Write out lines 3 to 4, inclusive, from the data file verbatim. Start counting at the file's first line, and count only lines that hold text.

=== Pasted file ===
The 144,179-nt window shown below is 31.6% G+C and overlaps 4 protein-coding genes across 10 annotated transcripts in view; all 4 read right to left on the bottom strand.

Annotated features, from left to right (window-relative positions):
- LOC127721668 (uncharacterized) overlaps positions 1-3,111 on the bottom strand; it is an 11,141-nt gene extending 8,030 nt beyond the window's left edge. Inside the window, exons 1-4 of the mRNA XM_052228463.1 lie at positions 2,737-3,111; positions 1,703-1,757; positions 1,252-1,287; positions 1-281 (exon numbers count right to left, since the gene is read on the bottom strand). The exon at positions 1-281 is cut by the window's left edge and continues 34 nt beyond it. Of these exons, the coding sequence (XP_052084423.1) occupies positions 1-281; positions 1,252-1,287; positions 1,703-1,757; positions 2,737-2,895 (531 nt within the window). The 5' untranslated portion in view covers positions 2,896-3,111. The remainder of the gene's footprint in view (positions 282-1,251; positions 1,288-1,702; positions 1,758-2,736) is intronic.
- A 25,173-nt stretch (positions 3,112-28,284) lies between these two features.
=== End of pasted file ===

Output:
- LOC127721668 (uncharacterized) overlaps positions 1-3,111 on the bottom strand; it is an 11,141-nt gene extending 8,030 nt beyond the window's left edge. Inside the window, exons 1-4 of the mRNA XM_052228463.1 lie at positions 2,737-3,111; positions 1,703-1,757; positions 1,252-1,287; positions 1-281 (exon numbers count right to left, since the gene is read on the bottom strand). The exon at positions 1-281 is cut by the window's left edge and continues 34 nt beyond it. Of these exons, the coding sequence (XP_052084423.1) occupies positions 1-281; positions 1,252-1,287; positions 1,703-1,757; positions 2,737-2,895 (531 nt within the window). The 5' untranslated portion in view covers positions 2,896-3,111. The remainder of the gene's footprint in view (positions 282-1,251; positions 1,288-1,702; positions 1,758-2,736) is intronic.
- A 25,173-nt stretch (positions 3,112-28,284) lies between these two features.